In 2017, the Indian Supreme Court, in a landmark judgment (the “Puttaswamy Judgement”), found privacy to be a fundamental right granted to every person under the Indian Constitution. The right was read into the right to life and personal liberty granted under Article 21.
Fundamental rights, however, while enforceable against the state, are not necessarily so against private entities or individuals.1 This created a need for a robust legislation setting out provisions on data protection for data subjects and data fiduciaries in India. In the Puttaswamy Judgement, reference was made to an Expert Group which had published a Report in 2012 regarding a framework for protection of privacy concerns which would expectedly be used to draft a legislation for India’s data protection regime. Additionally, the Puttaswamy Judgement also referred to a memorandum submitted by the Government where the Government had constituted a Committee to review data protection norms and make recommendations. In light of these, the Puttaswamy Judgement stated that it would be appropriate for this committee to make determinations for putting in place a robust data protection regime and called upon the Government to take all necessary steps to put such a law in place.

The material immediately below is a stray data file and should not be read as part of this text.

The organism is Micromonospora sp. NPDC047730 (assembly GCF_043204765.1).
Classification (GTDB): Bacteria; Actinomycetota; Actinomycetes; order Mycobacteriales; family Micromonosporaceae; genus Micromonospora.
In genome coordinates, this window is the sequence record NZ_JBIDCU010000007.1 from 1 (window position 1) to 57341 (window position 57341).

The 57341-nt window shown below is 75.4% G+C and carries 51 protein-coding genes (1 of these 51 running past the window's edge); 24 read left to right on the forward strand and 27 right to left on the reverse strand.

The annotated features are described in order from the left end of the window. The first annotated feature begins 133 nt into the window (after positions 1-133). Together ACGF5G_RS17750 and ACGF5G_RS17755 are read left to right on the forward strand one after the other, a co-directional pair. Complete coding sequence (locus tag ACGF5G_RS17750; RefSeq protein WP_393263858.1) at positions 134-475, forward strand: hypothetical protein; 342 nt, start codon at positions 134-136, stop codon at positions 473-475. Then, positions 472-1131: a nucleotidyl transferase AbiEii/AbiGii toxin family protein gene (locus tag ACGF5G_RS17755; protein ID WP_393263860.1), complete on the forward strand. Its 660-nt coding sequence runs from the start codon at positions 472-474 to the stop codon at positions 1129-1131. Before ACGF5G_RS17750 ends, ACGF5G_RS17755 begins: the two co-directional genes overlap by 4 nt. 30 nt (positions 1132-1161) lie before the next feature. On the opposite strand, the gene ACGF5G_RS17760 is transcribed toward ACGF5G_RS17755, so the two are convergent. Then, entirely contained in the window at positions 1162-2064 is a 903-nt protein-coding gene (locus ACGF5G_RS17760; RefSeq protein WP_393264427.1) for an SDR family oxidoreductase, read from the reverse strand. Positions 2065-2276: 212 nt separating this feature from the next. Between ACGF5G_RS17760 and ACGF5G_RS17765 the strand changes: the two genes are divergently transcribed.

The Committee constituted in 2017, chaired by Justice BN Srikrishna, presented the Draft Personal Data Protection Bill, 2018 to the Ministry of Electronics and Information Technology (“MeitY”), which was then further amended and formed the Personal Data Protection Bill, 2019 (“PDPB 2019”).